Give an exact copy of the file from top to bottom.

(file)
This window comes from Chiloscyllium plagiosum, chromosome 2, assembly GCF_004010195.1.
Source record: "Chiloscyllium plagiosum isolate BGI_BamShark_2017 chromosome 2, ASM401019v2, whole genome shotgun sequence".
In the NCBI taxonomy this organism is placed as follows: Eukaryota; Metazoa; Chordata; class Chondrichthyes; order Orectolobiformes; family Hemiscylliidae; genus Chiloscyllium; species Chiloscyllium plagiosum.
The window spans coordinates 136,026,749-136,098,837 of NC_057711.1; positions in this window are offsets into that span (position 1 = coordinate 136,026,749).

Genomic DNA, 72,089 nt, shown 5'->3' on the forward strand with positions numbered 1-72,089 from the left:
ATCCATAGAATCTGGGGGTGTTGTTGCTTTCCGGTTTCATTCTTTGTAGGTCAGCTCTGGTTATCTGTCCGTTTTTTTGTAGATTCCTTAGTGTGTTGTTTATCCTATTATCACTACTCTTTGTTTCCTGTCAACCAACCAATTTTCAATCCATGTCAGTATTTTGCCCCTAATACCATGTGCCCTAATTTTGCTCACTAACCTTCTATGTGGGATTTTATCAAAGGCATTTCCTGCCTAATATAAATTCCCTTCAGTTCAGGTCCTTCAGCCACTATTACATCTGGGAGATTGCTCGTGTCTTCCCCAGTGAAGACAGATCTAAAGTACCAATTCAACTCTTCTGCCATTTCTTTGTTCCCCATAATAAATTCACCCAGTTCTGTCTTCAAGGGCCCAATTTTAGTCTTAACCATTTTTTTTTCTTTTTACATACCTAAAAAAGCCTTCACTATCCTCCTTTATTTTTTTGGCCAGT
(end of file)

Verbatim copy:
This window comes from Chiloscyllium plagiosum, chromosome 2, assembly GCF_004010195.1.
Source record: "Chiloscyllium plagiosum isolate BGI_BamShark_2017 chromosome 2, ASM401019v2, whole genome shotgun sequence".
In the NCBI taxonomy this organism is placed as follows: Eukaryota; Metazoa; Chordata; class Chondrichthyes; order Orectolobiformes; family Hemiscylliidae; genus Chiloscyllium; species Chiloscyllium plagiosum.
The window spans coordinates 136,026,749-136,098,837 of NC_057711.1; positions in this window are offsets into that span (position 1 = coordinate 136,026,749).

Genomic DNA, 72,089 nt, shown 5'->3' on the forward strand with positions numbered 1-72,089 from the left:
ATCCATAGAATCTGGGGGTGTTGTTGCTTTCCGGTTTCATTCTTTGTAGGTCAGCTCTGGTTATCTGTCCGTTTTTTTGTAGATTCCTTAGTGTGTTGTTTATCCTATTATCACTACTCTTTGTTTCCTGTCAACCAACCAATTTTCAATCCATGTCAGTATTTTGCCCCTAATACCATGTGCCCTAATTTTGCTCACTAACCTTCTATGTGGGATTTTATCAAAGGCATTTCCTGCCTAATATAAATTCCCTTCAGTTCAGGTCCTTCAGCCACTATTACATCTGGGAGATTGCTCGTGTCTTCCCCAGTGAAGACAGATCTAAAGTACCAATTCAACTCTTCTGCCATTTCTTTGTTCCCCATAATAAATTCACCCAGTTCTGTCTTCAAGGGCCCAATTTTAGTCTTAACCATTTTTTTTTCTTTTTACATACCTAAAAAAGCCTTCACTATCCTCCTTTATTTTTTTGGCCAGT